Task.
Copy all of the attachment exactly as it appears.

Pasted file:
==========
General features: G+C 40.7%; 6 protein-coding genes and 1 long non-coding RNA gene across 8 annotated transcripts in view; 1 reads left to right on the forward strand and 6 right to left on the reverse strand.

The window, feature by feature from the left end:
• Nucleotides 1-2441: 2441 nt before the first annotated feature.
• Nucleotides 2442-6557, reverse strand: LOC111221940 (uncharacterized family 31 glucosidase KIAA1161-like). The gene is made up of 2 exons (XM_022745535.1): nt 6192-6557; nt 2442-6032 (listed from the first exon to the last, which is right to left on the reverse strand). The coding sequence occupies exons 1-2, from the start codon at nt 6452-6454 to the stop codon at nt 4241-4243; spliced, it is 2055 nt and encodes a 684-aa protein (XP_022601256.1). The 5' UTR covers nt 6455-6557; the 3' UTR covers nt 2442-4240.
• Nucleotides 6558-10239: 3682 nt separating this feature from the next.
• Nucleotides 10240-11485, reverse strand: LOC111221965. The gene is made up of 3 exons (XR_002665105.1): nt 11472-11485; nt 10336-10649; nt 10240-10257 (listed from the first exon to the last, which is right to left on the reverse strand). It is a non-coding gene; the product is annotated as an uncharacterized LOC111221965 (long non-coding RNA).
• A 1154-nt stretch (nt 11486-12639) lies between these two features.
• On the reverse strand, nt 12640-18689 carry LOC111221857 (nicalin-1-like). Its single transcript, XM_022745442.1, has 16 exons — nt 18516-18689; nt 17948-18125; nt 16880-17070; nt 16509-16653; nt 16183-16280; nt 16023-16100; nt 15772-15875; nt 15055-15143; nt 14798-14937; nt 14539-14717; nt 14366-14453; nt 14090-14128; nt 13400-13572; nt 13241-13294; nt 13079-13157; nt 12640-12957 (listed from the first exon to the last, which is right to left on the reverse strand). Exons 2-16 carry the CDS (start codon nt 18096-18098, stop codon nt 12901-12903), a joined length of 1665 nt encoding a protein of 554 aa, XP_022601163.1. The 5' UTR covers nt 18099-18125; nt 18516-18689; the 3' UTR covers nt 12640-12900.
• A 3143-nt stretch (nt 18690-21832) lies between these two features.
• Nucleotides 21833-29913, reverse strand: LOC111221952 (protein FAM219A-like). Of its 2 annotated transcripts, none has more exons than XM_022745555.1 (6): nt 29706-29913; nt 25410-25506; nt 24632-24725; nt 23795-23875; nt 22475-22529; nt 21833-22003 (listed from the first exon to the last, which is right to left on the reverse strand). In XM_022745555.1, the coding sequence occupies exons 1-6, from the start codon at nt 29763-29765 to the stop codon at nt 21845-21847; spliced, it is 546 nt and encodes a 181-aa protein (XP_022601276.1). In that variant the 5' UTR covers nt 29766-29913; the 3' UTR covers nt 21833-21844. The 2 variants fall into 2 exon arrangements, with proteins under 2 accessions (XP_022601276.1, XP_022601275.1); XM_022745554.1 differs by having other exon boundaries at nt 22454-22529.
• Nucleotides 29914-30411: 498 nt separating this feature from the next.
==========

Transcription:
General features: G+C 40.7%; 6 protein-coding genes and 1 long non-coding RNA gene across 8 annotated transcripts in view; 1 reads left to right on the forward strand and 6 right to left on the reverse strand.

The window, feature by feature from the left end:
• Nucleotides 1-2441: 2441 nt before the first annotated feature.
• Nucleotides 2442-6557, reverse strand: LOC111221940 (uncharacterized family 31 glucosidase KIAA1161-like). The gene is made up of 2 exons (XM_022745535.1): nt 6192-6557; nt 2442-6032 (listed from the first exon to the last, which is right to left on the reverse strand). The coding sequence occupies exons 1-2, from the start codon at nt 6452-6454 to the stop codon at nt 4241-4243; spliced, it is 2055 nt and encodes a 684-aa protein (XP_022601256.1). The 5' UTR covers nt 6455-6557; the 3' UTR covers nt 2442-4240.
• Nucleotides 6558-10239: 3682 nt separating this feature from the next.
• Nucleotides 10240-11485, reverse strand: LOC111221965. The gene is made up of 3 exons (XR_002665105.1): nt 11472-11485; nt 10336-10649; nt 10240-10257 (listed from the first exon to the last, which is right to left on the reverse strand). It is a non-coding gene; the product is annotated as an uncharacterized LOC111221965 (long non-coding RNA).
• A 1154-nt stretch (nt 11486-12639) lies between these two features.
• On the reverse strand, nt 12640-18689 carry LOC111221857 (nicalin-1-like). Its single transcript, XM_022745442.1, has 16 exons — nt 18516-18689; nt 17948-18125; nt 16880-17070; nt 16509-16653; nt 16183-16280; nt 16023-16100; nt 15772-15875; nt 15055-15143; nt 14798-14937; nt 14539-14717; nt 14366-14453; nt 14090-14128; nt 13400-13572; nt 13241-13294; nt 13079-13157; nt 12640-12957 (listed from the first exon to the last, which is right to left on the reverse strand). Exons 2-16 carry the CDS (start codon nt 18096-18098, stop codon nt 12901-12903), a joined length of 1665 nt encoding a protein of 554 aa, XP_022601163.1. The 5' UTR covers nt 18099-18125; nt 18516-18689; the 3' UTR covers nt 12640-12900.
• A 3143-nt stretch (nt 18690-21832) lies between these two features.
• Nucleotides 21833-29913, reverse strand: LOC111221952 (protein FAM219A-like). Of its 2 annotated transcripts, none has more exons than XM_022745555.1 (6): nt 29706-29913; nt 25410-25506; nt 24632-24725; nt 23795-23875; nt 22475-22529; nt 21833-22003 (listed from the first exon to the last, which is right to left on the reverse strand). In XM_022745555.1, the coding sequence occupies exons 1-6, from the start codon at nt 29763-29765 to the stop codon at nt 21845-21847; spliced, it is 546 nt and encodes a 181-aa protein (XP_022601276.1). In that variant the 5' UTR covers nt 29766-29913; the 3' UTR covers nt 21833-21844. The 2 variants fall into 2 exon arrangements, with proteins under 2 accessions (XP_022601276.1, XP_022601275.1); XM_022745554.1 differs by having other exon boundaries at nt 22454-22529.
• Nucleotides 29914-30411: 498 nt separating this feature from the next.